Should My Child Be Receiving Speech Therapy During the Summer?


Ahh, summer. The sun is shining, you’re getting outside more, and the kids are home. No more waking up super early, making lunches, getting everyone dressed, and shuttling them off to school. But you notice that Johnny’s speech is getting worse, and he won’t be receiving speech therapy for...nine weeks?


If your child is in a general education class and receives speech therapy at school through an individualized education plan (IEP), chances are he’s not receiving speech therapy during the summer. But he’s not in school, so he can’t receive school-based services, right? Wrong.


Special education and related services are provided to many students during the extended school year (ESY), and they are available to your child if necessary. It’s rare for students in general education classes who receive only speech therapy to qualify for services during the summer, but let’s see if Johnny might need it.


In California, four conditions must be met in order for ESY services to be included in the IEP:


  • Is the disability likely to continue for a prolonged period of time, or indefinitely?

  • Will a pause or interruption in services lead to regression, or loss of learned skills?

  • Does your child have the ability to recoup, or regain the skills he might lose if there is a break from services?

  • Will the previous three factors make it “impossible or unlikely” that your child will gain independence without ESY services?


Now, before you give up and say “There’s no way Johnny meets those criteria,” let’s consider a few things. First off, it is virtually impossible to prove any of these points about a single child, so the IEP team will be making decisions based on past evidence and speculation. As a school speech therapist, students were constantly surprising me when we came back from summer break. I thought Ashley would make little or no progress in her speech skills over the summer, and she came back in the fall speaking clearly and in full sentences. I was sure Michael would excel during the summer, and he came back seemingly having forgotten everything we worked on the previous year.


My point is, if YOU, as the parent, provide evidence that your child has regressed in the past during a break from services, that should be enough for the IEP team to agree that ESY services are warranted. Your child just started speech therapy this year and you have no evidence? Then discuss what you know about your child’s speech deficits and describe your fears or worries to the team. Have you seen some form of regression in the past, like your child’s speech skills declining after a weekend away from you? Are you afraid that he will get off to a bad start with his new classmates in the fall after an entire summer without speech therapy? These are valid concerns, and the IEP team can and should take them into consideration.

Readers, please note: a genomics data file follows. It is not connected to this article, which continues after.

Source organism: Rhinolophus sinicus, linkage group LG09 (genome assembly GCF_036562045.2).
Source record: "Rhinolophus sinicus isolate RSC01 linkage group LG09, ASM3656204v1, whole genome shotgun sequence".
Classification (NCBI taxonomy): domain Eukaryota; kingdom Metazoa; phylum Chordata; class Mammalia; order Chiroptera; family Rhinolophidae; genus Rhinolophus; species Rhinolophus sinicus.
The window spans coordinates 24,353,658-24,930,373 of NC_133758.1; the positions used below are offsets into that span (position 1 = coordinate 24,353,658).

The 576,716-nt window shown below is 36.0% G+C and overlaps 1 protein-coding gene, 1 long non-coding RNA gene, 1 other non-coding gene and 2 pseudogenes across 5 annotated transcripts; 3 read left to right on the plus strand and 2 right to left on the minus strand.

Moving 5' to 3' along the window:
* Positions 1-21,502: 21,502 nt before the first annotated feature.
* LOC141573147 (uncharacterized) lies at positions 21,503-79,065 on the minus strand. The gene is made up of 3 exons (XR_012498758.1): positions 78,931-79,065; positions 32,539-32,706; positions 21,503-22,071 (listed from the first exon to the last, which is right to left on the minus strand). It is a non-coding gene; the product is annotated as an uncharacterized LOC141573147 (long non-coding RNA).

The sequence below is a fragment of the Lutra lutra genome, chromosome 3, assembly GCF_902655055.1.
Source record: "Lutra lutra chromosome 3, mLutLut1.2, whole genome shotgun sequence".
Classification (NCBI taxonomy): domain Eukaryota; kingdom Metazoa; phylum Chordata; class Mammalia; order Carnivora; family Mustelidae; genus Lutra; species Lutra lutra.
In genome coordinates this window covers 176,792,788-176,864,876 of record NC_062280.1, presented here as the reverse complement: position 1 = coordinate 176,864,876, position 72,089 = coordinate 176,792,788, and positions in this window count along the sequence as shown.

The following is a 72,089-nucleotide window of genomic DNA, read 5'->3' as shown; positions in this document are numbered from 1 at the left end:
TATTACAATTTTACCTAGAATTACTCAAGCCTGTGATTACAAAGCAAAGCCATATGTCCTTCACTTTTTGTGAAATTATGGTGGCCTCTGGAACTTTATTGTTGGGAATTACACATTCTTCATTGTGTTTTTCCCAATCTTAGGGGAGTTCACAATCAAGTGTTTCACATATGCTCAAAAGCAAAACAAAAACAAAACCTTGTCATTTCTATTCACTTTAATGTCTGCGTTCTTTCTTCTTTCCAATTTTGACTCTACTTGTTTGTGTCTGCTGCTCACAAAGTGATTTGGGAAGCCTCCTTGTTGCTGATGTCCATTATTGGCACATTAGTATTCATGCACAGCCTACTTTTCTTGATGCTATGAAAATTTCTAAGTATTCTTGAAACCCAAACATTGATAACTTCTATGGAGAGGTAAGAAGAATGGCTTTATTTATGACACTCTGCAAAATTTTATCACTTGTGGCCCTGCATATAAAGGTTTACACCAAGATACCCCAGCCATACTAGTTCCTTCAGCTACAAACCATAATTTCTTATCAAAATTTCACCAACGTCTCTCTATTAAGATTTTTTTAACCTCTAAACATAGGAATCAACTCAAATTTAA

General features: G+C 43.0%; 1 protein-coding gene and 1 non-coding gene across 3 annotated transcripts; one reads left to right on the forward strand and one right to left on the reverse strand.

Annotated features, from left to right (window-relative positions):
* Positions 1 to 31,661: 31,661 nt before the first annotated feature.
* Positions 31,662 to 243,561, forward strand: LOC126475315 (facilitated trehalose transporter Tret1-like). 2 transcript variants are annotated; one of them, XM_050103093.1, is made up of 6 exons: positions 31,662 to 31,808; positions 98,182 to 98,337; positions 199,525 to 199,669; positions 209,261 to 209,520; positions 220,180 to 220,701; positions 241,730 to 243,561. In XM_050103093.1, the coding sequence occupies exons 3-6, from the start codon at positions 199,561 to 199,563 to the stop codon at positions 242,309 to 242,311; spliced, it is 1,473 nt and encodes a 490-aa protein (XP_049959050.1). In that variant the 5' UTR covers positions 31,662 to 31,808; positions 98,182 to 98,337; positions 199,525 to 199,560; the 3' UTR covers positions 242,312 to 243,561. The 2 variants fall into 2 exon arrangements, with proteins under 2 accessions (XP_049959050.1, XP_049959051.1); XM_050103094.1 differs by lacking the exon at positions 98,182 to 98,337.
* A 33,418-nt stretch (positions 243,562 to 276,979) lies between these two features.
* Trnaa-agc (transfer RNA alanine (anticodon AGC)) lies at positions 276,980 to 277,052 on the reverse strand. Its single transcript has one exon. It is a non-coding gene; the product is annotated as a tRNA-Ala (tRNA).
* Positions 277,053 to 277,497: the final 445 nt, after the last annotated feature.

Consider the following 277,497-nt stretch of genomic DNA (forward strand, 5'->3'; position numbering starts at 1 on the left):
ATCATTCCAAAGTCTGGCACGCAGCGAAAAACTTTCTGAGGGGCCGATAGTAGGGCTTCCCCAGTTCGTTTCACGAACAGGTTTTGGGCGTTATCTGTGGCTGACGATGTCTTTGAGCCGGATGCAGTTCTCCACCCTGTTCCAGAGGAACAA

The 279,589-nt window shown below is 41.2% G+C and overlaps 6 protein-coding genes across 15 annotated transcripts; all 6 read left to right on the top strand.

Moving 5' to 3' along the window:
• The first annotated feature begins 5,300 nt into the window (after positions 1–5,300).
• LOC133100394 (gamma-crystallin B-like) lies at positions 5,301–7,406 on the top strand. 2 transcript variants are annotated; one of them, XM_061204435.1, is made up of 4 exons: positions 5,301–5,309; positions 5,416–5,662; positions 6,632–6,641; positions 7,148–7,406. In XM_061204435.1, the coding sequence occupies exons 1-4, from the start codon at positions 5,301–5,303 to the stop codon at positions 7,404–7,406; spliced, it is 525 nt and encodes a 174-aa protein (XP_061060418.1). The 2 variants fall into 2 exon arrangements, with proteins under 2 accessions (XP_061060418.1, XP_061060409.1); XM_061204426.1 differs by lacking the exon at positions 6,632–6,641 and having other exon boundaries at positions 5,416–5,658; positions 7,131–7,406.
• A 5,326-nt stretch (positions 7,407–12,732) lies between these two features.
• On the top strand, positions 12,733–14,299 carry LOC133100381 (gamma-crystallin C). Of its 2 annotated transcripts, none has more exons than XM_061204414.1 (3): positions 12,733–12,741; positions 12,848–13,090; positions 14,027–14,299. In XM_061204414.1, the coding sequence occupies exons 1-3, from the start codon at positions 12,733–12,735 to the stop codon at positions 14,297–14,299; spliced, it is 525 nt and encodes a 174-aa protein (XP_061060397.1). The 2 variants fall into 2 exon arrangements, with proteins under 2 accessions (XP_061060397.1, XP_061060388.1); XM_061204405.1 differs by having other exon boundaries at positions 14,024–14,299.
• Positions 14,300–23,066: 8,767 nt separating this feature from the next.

If your child has a moderate to severe stutter, continuation of speech therapy during the summer is a must. It is common for stuttering severity to fluctuate depending on a variety of factors. One week, your child’s speech will be completely smooth, and the next he could present with disfluencies on nearly every other word. This could be due to any number of factors including fatigue or stress, but often the cause is unknown to parents. In most of my students who stutter, there is an increase in disfluent speech at the start of a new school year. A new class, a new teacher, new classmates, and harder material to learn? Couple that with over two months off from speech therapy? No, thank you.


Sometimes a child with significant articulation deficits may also require speech therapy during ESY. For example, if your kindergartener is only 70% intelligible due to multiple sound substitutions and receives 60+ minutes of speech therapy per week, she might require ESY support. She is likely to be in speech therapy for a long time, and 60 minutes is A LOT of class time to miss every single week. Those summer months could be spent making progress toward service completion (graduation, woohoo!) instead of remaining stagnant or possibly regressing.


There is a lot to consider when it comes to school-based speech therapy during summer school. Of course, if your child does not meet the criteria and you would like him to continue making lots of progress, look for a licensed speech-language pathologist who provides services during the summer. Try to find someone who will provide therapy using baseline information from your child’s school assessment, IEP, and progress reports to make the process move quickly and avoid costly evaluations. Click here to schedule a free phone consultation with Springboard Speech Therapy if you are in the Los Angeles Area.


And have a wonderful summer!